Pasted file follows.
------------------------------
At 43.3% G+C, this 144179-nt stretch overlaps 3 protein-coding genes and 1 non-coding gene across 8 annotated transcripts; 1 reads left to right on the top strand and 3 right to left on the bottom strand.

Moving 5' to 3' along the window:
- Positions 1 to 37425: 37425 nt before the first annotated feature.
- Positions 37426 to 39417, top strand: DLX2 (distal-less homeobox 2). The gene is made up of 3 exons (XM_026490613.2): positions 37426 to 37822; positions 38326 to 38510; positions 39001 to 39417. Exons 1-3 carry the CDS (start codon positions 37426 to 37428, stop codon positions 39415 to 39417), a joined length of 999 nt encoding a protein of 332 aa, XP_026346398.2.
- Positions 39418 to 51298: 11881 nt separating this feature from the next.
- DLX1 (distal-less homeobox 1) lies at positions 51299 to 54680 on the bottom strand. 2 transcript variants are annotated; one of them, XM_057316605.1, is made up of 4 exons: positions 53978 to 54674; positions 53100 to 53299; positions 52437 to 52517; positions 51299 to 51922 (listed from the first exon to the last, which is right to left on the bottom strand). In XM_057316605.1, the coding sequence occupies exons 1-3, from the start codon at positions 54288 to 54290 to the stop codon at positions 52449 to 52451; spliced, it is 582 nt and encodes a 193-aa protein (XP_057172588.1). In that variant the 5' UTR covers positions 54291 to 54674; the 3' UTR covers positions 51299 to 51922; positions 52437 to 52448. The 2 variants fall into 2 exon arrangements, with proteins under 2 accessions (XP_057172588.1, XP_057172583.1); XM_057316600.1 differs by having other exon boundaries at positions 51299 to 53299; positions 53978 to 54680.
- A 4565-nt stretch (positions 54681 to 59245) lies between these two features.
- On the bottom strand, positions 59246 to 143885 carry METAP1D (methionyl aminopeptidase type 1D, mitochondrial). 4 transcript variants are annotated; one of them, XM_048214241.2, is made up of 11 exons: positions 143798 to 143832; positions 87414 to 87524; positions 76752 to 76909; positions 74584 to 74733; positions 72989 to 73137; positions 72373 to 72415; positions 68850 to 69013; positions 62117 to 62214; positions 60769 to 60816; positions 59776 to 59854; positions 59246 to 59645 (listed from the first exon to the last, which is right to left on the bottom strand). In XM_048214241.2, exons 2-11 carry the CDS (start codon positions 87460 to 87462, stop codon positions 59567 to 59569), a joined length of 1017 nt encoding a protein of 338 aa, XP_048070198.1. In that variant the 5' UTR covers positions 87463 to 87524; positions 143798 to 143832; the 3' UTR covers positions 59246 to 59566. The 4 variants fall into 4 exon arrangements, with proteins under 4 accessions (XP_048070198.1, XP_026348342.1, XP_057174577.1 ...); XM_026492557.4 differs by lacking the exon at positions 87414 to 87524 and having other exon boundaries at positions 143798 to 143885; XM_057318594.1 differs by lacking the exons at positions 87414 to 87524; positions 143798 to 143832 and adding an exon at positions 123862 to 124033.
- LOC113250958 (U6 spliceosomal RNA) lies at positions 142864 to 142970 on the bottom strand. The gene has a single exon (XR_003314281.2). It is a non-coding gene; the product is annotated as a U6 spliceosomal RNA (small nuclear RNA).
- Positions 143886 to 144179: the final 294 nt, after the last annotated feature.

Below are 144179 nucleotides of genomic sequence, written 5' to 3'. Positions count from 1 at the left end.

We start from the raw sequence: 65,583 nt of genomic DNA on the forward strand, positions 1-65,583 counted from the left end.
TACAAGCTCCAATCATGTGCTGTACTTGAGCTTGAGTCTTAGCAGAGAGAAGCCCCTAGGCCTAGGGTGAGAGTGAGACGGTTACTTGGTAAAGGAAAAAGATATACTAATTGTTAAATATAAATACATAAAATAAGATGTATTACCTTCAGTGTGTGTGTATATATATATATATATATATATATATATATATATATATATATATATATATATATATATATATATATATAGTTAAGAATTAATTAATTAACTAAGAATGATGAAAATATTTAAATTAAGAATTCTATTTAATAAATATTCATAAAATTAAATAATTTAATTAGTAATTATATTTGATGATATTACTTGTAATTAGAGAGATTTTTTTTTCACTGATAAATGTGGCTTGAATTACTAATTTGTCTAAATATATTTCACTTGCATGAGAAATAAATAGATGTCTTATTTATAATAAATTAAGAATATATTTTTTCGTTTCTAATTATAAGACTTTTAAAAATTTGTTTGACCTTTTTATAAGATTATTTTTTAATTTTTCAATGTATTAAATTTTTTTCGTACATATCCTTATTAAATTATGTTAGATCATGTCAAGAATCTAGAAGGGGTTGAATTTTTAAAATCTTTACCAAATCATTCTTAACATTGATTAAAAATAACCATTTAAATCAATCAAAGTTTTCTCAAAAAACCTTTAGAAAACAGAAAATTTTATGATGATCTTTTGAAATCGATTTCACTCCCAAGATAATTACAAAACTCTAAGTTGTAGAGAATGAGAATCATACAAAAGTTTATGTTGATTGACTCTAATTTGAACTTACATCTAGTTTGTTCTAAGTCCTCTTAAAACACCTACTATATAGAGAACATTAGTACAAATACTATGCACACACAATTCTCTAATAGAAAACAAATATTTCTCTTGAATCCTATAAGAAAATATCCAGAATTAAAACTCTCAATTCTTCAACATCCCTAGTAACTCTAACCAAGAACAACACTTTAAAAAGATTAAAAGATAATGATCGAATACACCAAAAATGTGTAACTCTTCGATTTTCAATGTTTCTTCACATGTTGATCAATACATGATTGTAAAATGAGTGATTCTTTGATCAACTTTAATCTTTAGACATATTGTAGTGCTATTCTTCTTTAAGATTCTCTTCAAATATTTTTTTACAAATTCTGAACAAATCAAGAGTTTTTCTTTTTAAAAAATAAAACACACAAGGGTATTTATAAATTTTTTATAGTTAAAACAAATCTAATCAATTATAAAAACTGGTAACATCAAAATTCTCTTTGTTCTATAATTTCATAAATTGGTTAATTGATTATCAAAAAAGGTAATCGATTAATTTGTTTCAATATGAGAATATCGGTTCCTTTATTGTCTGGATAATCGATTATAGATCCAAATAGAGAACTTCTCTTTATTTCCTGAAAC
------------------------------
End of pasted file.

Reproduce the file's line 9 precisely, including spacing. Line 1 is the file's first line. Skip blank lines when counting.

- LOC113250958 (U6 spliceosomal RNA) lies at positions 142864 to 142970 on the bottom strand. The gene has a single exon (XR_003314281.2). It is a non-coding gene; the product is annotated as a U6 spliceosomal RNA (small nuclear RNA).